Artificial intelligence has long been recognized as one of the most disruptive technologies on the market, and going by the research, it will continue to be a leading ‘game changer’ technology this year. A report by NTT found that AI underpins the top five data-driven disruptive technologies in 2020; similarly, six out of Gartner’s top 10 picks for strategic technology trends this year are heavily powered by AI.
In other words, companies that do not jump on the AI bandwagon will most likely be left in the dust. But that doesn’t mean everyone should start using AI just for its own sake. In order to get real value out of the technology, companies need to exercise some thought, some effort, and some investment that goes beyond the merely monetary.
Before you begin, understand what you plan to do with AI
Like any other business decision, implementing AI must be done with a specific objective in mind, said Tong Hsien-Hui, head of venture investing at deep tech startup incubator SGInnovate. Speaking at a recent conference on tech trends and predictions for 2020, he explained that the chances of success are higher when people actually identify a bottleneck first and then use AI to deal with it. “Companies that succeed look at a specific use case,” he advised.
Other speakers at the conference, which is organized annually by law firm RHTLaw Taylor Wessing, similarly cautioned against using AI just because it appears to be the latest trend. “Don’t just implement AI because your competitor is using it, or because it’s a new toy!” said Richard Wong, head of ICT at Frost & Sullivan. “Do we really know what is the problem we want to solve using AI, before we use it?”
Suresh Shankar, the founder of big data firm Crayon Data, said that companies need to understand the difference between a solution in search of a problem and a problem in search of a solution. “Unfortunately, most companies are doing the first [implementing a solution despite not having a problem that needs solving],” he said. “The drive to implement AI has to come from a leader who has a problem, and has a clear idea that conventional solutions are not going to work to solve that problem, and needs to go to the next level of technology.”
Don’t try to solve the problem by yourself
Businesses that expand internationally are typically advised to work with partners who can ease their path in the unfamiliar waters. The same goes for AI and other unfamiliar technologies, say the experts: and it’s not just because they need the help. It can be incredibly difficult for a non-AI-focused to put together a dedicated AI team, simply because professionals are not interested in the work.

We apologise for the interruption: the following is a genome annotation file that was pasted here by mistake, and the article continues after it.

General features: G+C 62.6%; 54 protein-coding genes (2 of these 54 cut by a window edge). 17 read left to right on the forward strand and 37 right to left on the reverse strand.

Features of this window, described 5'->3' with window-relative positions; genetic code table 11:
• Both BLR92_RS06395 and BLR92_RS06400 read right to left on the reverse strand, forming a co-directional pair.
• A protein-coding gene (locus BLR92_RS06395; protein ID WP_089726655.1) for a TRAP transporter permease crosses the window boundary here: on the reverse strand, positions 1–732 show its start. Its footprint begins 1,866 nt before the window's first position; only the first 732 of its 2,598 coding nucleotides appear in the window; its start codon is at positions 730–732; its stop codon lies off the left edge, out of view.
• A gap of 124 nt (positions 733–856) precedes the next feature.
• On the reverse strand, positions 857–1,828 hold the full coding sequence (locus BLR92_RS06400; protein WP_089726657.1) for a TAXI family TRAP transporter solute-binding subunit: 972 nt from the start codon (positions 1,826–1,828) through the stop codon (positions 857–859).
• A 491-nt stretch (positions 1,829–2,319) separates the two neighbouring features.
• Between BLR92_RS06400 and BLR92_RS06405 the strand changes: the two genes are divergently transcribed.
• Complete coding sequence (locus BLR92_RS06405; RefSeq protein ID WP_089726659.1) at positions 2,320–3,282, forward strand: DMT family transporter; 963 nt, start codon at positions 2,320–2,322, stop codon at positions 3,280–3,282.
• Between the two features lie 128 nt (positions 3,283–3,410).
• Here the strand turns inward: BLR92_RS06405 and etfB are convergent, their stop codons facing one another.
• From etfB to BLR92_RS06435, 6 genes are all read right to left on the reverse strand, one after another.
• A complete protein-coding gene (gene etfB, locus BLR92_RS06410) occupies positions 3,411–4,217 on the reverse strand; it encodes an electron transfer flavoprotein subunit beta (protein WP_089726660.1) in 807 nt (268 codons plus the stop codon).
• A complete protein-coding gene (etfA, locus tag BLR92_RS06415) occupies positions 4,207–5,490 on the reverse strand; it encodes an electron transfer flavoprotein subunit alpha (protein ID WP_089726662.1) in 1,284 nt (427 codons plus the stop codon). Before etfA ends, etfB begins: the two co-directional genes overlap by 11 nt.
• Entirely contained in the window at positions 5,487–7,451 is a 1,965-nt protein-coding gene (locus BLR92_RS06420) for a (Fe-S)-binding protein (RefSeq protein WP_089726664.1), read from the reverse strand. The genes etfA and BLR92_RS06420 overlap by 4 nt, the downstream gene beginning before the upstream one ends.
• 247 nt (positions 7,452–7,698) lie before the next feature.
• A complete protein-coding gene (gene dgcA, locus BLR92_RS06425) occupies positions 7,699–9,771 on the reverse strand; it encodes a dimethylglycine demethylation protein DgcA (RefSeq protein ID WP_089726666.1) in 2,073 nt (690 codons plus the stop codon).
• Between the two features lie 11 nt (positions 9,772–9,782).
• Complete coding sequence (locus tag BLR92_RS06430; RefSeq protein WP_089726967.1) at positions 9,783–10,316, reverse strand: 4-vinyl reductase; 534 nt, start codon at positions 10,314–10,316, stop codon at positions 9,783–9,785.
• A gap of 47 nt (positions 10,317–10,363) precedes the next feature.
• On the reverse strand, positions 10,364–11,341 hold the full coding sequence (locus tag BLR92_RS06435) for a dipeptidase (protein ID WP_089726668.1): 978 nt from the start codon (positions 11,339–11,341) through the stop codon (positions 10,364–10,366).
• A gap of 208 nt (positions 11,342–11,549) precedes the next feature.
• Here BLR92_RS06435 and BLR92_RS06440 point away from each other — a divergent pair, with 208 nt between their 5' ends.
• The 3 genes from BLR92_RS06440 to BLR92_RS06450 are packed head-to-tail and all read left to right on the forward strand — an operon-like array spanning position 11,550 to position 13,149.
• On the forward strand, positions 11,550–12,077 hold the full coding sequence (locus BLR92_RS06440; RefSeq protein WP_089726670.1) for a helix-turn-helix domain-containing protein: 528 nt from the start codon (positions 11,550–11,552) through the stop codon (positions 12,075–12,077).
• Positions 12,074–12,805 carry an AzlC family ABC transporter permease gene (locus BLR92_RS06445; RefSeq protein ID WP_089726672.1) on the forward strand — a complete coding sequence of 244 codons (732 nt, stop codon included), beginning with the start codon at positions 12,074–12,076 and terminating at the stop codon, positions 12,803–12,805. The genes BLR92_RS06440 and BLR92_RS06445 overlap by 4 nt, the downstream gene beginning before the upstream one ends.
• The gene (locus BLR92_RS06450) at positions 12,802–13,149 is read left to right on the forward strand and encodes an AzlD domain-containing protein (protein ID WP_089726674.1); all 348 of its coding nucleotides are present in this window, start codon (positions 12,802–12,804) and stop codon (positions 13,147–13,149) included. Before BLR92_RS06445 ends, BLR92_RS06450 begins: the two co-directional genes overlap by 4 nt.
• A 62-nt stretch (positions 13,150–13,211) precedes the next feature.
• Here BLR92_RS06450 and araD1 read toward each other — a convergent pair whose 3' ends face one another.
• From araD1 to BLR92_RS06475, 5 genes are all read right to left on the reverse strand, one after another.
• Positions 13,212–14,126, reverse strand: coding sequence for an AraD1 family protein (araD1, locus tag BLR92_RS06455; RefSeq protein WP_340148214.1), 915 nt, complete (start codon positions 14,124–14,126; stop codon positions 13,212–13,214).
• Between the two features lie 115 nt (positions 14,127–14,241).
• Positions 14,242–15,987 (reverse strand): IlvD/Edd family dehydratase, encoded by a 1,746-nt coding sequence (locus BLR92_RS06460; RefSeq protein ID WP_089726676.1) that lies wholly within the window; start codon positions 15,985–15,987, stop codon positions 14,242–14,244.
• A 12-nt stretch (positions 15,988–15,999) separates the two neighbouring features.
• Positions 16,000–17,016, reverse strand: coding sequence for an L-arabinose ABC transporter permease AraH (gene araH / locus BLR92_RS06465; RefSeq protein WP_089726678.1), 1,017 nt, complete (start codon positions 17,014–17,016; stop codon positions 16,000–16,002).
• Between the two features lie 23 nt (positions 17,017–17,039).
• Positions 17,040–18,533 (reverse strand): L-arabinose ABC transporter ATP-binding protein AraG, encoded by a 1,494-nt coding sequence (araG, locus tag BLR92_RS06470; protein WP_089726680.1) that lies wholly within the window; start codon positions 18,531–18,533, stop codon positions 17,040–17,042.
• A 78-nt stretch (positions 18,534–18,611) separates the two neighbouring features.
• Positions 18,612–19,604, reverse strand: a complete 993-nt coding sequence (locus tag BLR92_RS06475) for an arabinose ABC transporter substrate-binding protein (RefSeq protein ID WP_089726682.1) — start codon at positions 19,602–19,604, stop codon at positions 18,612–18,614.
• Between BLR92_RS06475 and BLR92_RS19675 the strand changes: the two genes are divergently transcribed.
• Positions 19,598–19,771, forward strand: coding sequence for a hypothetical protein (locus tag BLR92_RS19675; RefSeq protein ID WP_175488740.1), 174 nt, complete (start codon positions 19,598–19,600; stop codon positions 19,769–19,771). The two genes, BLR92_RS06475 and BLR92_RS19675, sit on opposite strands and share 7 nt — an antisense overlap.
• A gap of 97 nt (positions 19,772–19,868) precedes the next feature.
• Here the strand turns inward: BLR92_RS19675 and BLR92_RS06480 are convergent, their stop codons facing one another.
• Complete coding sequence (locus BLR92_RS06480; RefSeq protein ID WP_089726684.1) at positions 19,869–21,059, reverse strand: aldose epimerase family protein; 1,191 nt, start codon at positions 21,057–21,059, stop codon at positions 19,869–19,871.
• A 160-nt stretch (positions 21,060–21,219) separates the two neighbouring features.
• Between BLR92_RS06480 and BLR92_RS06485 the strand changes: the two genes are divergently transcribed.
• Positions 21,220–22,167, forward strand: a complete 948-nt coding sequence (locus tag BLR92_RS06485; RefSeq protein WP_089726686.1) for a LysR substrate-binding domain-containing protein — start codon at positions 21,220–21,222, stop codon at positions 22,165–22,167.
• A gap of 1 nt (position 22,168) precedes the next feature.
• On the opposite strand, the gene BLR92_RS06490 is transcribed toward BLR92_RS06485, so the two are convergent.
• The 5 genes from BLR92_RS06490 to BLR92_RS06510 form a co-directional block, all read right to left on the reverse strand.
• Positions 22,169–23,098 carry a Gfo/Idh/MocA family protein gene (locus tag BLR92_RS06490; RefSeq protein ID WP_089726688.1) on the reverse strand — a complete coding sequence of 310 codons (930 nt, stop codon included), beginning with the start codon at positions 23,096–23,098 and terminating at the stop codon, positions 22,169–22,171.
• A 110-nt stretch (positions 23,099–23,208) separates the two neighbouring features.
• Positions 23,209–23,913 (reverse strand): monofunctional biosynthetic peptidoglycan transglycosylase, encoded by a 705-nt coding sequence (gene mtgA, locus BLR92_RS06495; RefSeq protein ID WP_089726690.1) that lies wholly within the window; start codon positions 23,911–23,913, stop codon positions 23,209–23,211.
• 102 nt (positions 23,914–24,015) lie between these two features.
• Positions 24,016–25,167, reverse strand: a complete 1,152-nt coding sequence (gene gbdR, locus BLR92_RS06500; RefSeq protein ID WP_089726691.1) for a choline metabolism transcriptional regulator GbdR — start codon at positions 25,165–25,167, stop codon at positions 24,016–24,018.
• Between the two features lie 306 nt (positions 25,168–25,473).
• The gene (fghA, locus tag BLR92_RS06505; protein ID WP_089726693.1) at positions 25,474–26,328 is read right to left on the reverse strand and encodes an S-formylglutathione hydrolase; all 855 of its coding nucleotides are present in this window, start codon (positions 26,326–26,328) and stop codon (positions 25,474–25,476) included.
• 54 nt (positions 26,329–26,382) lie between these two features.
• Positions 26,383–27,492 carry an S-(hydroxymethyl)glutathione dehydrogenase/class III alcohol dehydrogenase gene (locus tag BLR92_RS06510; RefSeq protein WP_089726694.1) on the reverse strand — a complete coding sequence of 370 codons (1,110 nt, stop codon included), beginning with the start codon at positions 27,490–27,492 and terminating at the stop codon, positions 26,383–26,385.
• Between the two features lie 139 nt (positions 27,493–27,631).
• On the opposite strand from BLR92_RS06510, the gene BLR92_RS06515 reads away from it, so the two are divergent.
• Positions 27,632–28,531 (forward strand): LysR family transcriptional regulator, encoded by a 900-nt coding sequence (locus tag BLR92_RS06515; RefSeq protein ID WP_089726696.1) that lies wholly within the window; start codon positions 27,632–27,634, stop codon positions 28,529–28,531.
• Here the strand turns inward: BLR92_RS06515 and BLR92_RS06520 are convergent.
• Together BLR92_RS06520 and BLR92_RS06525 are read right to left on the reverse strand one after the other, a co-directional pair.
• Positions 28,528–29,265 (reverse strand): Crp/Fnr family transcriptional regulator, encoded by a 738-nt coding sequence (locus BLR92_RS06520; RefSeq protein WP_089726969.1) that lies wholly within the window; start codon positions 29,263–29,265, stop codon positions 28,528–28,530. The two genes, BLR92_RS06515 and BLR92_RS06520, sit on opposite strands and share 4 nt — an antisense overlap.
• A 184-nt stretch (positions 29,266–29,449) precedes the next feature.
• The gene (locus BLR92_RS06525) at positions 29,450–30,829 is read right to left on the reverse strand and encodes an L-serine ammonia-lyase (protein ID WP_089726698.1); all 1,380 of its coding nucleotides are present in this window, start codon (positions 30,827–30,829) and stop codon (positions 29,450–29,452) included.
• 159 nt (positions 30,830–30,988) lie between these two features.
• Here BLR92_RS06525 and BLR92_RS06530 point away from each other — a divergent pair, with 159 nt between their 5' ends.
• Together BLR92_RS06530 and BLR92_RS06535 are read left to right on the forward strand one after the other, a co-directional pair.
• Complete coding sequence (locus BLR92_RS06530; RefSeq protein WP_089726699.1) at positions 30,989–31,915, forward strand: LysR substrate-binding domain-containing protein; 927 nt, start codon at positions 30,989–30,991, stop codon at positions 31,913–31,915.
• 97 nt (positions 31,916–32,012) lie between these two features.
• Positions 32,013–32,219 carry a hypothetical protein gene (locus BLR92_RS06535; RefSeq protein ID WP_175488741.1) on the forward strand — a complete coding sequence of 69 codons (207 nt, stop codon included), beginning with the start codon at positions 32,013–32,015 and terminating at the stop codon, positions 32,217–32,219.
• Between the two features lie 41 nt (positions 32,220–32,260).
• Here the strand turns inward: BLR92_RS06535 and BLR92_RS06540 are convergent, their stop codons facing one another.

“If you are a person who is very skilled in AI, you won’t want to work in a company that is just working on one problem. You will want to work somewhere you can work on many different problems,” said Shankar. Hence, instead of trying to hire your own AI professionals, he recommends outsourcing the work to a company that is already experienced in the field.
Perhaps because AI has proven so challenging, businesses appear to be more conservative about their ambitions this year. PwC’s latest AI Predictions survey found that only four percent of executives plan to deploy AI organization-wide this year, a drastic drop from 20 percent last year. The change is not explained away by successful implementations, either: only 18 percent have implemented it in multiple areas, down from 27 percent in 2019. Instead, the majority (42 percent) are simply investigating its use this year, followed by 23 percent carrying out pilots in discrete areas.
Upskill your people and start early
Success in AI is usually found by companies that are already digitized, with structured systems and steady data inflow in place, said Tong. A great many SMEs, however, lack that, and these are the businesses most in danger. “It’s one thing for the [boss] to say, ‘I’ll forgo my new Mercedes this year and we’ll get an AI system’, but the company may not be ready,” he observed.
The solution is to start training people, and do it soon. There is already an appetite for AI upskilling: Udemy’s 2020 Workplace Learning Trends report found that over the last three years, trending skills have shifted towards AI and data science, and predicts that AI skills will again top the list in 2020. Getting the workforce ready to use AI will lay the foundation for the next step, which is to actually start working with data.
Moreover, companies should not be concerned about having very little data, or not having it digitised, said Shankar. Getting started is the important thing. “You may have less data, but once you start to use it, you can very quickly catch up with a company that has more data [but did not start as early],” he pointed out.
And what would success look like?
If AI is properly treated as a business solution, rather than a magical catch-all panacea, success is actually fairly straightforward to measure, according to venture capitalist Tong. Companies can look at easily collected metrics such as lower cost, better services, or increased revenue.
More importantly, though, success may be seen in terms of how future-ready the entire organization is. Statistics from Frost & Sullivan indicate that the penetration rate of AI is expected to more than double in the next six or seven years, meaning that companies which don’t start preparing their workforce and business processes very soon will find themselves falling far behind the competition.
“As human beings, we know AI is coming,” said Wong. “What are we doing in terms of upgrading our skills, to ensure that we are able to use it?”